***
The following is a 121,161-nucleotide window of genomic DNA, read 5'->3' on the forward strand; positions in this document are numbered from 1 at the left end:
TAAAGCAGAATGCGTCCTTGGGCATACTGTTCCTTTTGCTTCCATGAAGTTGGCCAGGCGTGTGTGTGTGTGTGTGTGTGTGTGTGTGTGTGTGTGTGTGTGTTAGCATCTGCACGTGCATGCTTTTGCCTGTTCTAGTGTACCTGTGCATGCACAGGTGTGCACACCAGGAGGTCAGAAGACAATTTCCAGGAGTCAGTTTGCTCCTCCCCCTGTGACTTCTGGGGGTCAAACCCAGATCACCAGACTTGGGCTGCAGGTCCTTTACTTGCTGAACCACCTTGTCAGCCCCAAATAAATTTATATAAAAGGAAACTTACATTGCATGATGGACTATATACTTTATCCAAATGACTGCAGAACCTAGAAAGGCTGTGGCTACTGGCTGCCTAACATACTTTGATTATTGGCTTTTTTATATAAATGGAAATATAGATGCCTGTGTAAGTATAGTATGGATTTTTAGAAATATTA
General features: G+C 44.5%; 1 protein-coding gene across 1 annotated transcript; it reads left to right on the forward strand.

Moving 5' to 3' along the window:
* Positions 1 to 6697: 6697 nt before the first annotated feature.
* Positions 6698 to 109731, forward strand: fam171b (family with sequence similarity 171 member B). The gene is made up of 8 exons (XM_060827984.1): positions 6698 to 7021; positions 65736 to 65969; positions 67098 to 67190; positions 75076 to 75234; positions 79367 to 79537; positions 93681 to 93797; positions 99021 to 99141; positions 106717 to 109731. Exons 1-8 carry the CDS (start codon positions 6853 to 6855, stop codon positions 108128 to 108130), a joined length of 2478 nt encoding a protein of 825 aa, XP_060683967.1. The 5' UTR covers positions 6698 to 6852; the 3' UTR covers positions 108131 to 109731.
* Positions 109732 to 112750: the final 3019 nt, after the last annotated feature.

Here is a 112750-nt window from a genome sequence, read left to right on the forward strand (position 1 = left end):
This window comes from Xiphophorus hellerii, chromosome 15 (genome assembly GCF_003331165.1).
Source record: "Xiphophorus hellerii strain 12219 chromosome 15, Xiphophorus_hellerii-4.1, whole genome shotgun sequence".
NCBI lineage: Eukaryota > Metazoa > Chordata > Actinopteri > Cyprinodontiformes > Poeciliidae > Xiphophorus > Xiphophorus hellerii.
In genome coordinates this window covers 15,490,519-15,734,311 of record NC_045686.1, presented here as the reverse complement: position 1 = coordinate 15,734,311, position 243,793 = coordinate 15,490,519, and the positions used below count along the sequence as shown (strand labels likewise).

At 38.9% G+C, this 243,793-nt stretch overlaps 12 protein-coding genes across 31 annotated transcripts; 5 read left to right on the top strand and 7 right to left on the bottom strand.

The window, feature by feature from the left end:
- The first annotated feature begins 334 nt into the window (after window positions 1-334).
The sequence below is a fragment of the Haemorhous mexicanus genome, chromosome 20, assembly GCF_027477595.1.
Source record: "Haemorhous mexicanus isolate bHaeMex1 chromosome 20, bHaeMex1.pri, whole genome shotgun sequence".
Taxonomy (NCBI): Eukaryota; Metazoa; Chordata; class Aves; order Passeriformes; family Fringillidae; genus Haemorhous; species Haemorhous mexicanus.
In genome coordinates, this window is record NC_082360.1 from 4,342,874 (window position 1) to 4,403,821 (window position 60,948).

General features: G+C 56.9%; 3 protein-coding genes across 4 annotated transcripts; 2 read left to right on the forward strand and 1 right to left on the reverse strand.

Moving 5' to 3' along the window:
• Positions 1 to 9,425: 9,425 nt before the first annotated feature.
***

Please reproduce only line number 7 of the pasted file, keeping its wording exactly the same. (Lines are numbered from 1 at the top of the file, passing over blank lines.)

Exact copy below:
* Positions 109732 to 112750: the final 3019 nt, after the last annotated feature.